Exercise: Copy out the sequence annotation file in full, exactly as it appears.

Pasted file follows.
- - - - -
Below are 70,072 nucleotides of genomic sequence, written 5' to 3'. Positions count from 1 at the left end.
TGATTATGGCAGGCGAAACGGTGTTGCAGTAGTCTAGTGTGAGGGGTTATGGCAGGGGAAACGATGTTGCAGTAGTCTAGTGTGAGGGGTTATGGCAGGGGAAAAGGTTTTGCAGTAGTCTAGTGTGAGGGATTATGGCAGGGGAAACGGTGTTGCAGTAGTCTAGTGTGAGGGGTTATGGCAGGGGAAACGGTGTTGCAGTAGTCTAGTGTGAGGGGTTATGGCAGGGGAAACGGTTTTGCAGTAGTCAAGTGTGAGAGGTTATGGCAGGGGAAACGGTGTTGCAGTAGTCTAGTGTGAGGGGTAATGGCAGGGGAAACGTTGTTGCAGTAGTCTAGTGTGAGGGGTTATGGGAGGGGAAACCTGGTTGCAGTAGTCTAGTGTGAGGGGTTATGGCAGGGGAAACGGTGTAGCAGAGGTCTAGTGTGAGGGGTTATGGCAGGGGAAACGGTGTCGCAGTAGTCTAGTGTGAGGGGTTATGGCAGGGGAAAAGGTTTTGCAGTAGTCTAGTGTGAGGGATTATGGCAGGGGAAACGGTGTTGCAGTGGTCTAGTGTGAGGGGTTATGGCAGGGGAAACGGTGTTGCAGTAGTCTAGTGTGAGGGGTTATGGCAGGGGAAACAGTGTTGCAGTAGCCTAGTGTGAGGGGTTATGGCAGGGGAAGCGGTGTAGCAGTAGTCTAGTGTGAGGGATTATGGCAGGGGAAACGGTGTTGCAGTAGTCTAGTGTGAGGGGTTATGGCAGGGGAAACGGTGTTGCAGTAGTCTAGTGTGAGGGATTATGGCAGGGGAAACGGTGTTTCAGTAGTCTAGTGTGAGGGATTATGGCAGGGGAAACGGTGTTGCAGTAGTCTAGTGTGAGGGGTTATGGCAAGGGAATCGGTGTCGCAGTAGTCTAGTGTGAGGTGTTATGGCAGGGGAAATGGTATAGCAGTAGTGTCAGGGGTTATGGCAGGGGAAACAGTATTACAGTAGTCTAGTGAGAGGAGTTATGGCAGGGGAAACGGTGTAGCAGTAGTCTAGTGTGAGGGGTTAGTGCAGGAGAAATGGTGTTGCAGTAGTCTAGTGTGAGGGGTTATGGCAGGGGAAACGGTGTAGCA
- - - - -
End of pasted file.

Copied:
Below are 70,072 nucleotides of genomic sequence, written 5' to 3'. Positions count from 1 at the left end.
TGATTATGGCAGGCGAAACGGTGTTGCAGTAGTCTAGTGTGAGGGGTTATGGCAGGGGAAACGATGTTGCAGTAGTCTAGTGTGAGGGGTTATGGCAGGGGAAAAGGTTTTGCAGTAGTCTAGTGTGAGGGATTATGGCAGGGGAAACGGTGTTGCAGTAGTCTAGTGTGAGGGGTTATGGCAGGGGAAACGGTGTTGCAGTAGTCTAGTGTGAGGGGTTATGGCAGGGGAAACGGTTTTGCAGTAGTCAAGTGTGAGAGGTTATGGCAGGGGAAACGGTGTTGCAGTAGTCTAGTGTGAGGGGTAATGGCAGGGGAAACGTTGTTGCAGTAGTCTAGTGTGAGGGGTTATGGGAGGGGAAACCTGGTTGCAGTAGTCTAGTGTGAGGGGTTATGGCAGGGGAAACGGTGTAGCAGAGGTCTAGTGTGAGGGGTTATGGCAGGGGAAACGGTGTCGCAGTAGTCTAGTGTGAGGGGTTATGGCAGGGGAAAAGGTTTTGCAGTAGTCTAGTGTGAGGGATTATGGCAGGGGAAACGGTGTTGCAGTGGTCTAGTGTGAGGGGTTATGGCAGGGGAAACGGTGTTGCAGTAGTCTAGTGTGAGGGGTTATGGCAGGGGAAACAGTGTTGCAGTAGCCTAGTGTGAGGGGTTATGGCAGGGGAAGCGGTGTAGCAGTAGTCTAGTGTGAGGGATTATGGCAGGGGAAACGGTGTTGCAGTAGTCTAGTGTGAGGGGTTATGGCAGGGGAAACGGTGTTGCAGTAGTCTAGTGTGAGGGATTATGGCAGGGGAAACGGTGTTTCAGTAGTCTAGTGTGAGGGATTATGGCAGGGGAAACGGTGTTGCAGTAGTCTAGTGTGAGGGGTTATGGCAAGGGAATCGGTGTCGCAGTAGTCTAGTGTGAGGTGTTATGGCAGGGGAAATGGTATAGCAGTAGTGTCAGGGGTTATGGCAGGGGAAACAGTATTACAGTAGTCTAGTGAGAGGAGTTATGGCAGGGGAAACGGTGTAGCAGTAGTCTAGTGTGAGGGGTTAGTGCAGGAGAAATGGTGTTGCAGTAGTCTAGTGTGAGGGGTTATGGCAGGGGAAACGGTGTAGCA